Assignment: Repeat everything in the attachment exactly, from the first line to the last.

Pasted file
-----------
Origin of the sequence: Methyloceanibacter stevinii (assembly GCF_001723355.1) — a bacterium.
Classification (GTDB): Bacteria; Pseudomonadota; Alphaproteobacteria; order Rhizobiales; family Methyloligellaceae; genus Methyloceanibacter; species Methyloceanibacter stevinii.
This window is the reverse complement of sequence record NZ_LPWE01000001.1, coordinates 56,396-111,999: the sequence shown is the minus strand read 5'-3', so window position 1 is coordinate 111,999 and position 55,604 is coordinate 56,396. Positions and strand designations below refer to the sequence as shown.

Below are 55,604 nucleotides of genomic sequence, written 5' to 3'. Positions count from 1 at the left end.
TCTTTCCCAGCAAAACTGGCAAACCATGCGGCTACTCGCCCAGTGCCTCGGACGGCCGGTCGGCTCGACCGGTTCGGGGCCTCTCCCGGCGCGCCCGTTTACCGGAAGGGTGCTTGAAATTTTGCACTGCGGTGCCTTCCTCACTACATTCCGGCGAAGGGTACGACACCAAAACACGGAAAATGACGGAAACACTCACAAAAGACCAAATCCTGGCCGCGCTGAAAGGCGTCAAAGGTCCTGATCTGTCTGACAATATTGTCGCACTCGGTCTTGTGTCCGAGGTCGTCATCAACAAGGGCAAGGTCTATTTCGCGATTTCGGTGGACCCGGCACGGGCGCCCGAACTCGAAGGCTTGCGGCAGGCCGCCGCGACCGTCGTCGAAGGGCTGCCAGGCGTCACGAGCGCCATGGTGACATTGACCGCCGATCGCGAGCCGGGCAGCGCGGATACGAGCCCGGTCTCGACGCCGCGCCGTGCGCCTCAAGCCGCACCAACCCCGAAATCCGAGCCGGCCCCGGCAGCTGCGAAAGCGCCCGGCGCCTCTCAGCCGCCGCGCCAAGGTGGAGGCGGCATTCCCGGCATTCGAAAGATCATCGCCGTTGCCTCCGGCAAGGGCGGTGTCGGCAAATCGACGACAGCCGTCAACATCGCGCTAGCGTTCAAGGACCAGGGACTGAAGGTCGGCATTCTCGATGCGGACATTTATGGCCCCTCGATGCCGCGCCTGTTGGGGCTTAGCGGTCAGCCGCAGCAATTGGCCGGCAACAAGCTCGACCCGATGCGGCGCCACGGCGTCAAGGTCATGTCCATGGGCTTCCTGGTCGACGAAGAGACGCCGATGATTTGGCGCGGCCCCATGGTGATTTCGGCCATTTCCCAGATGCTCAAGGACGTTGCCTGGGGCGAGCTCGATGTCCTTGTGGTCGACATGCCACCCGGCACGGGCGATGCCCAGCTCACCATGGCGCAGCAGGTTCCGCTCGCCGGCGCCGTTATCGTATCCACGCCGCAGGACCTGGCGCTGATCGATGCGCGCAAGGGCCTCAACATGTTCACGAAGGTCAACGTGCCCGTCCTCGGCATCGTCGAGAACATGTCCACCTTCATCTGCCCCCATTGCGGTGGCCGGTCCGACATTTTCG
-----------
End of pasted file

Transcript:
Origin of the sequence: Methyloceanibacter stevinii (assembly GCF_001723355.1) — a bacterium.
Classification (GTDB): Bacteria; Pseudomonadota; Alphaproteobacteria; order Rhizobiales; family Methyloligellaceae; genus Methyloceanibacter; species Methyloceanibacter stevinii.
This window is the reverse complement of sequence record NZ_LPWE01000001.1, coordinates 56,396-111,999: the sequence shown is the minus strand read 5'-3', so window position 1 is coordinate 111,999 and position 55,604 is coordinate 56,396. Positions and strand designations below refer to the sequence as shown.

Below are 55,604 nucleotides of genomic sequence, written 5' to 3'. Positions count from 1 at the left end.
TCTTTCCCAGCAAAACTGGCAAACCATGCGGCTACTCGCCCAGTGCCTCGGACGGCCGGTCGGCTCGACCGGTTCGGGGCCTCTCCCGGCGCGCCCGTTTACCGGAAGGGTGCTTGAAATTTTGCACTGCGGTGCCTTCCTCACTACATTCCGGCGAAGGGTACGACACCAAAACACGGAAAATGACGGAAACACTCACAAAAGACCAAATCCTGGCCGCGCTGAAAGGCGTCAAAGGTCCTGATCTGTCTGACAATATTGTCGCACTCGGTCTTGTGTCCGAGGTCGTCATCAACAAGGGCAAGGTCTATTTCGCGATTTCGGTGGACCCGGCACGGGCGCCCGAACTCGAAGGCTTGCGGCAGGCCGCCGCGACCGTCGTCGAAGGGCTGCCAGGCGTCACGAGCGCCATGGTGACATTGACCGCCGATCGCGAGCCGGGCAGCGCGGATACGAGCCCGGTCTCGACGCCGCGCCGTGCGCCTCAAGCCGCACCAACCCCGAAATCCGAGCCGGCCCCGGCAGCTGCGAAAGCGCCCGGCGCCTCTCAGCCGCCGCGCCAAGGTGGAGGCGGCATTCCCGGCATTCGAAAGATCATCGCCGTTGCCTCCGGCAAGGGCGGTGTCGGCAAATCGACGACAGCCGTCAACATCGCGCTAGCGTTCAAGGACCAGGGACTGAAGGTCGGCATTCTCGATGCGGACATTTATGGCCCCTCGATGCCGCGCCTGTTGGGGCTTAGCGGTCAGCCGCAGCAATTGGCCGGCAACAAGCTCGACCCGATGCGGCGCCACGGCGTCAAGGTCATGTCCATGGGCTTCCTGGTCGACGAAGAGACGCCGATGATTTGGCGCGGCCCCATGGTGATTTCGGCCATTTCCCAGATGCTCAAGGACGTTGCCTGGGGCGAGCTCGATGTCCTTGTGGTCGACATGCCACCCGGCACGGGCGATGCCCAGCTCACCATGGCGCAGCAGGTTCCGCTCGCCGGCGCCGTTATCGTATCCACGCCGCAGGACCTGGCGCTGATCGATGCGCGCAAGGGCCTCAACATGTTCACGAAGGTCAACGTGCCCGTCCTCGGCATCGTCGAGAACATGTCCACCTTCATCTGCCCCCATTGCGGTGGCCGGTCCGACATTTTCG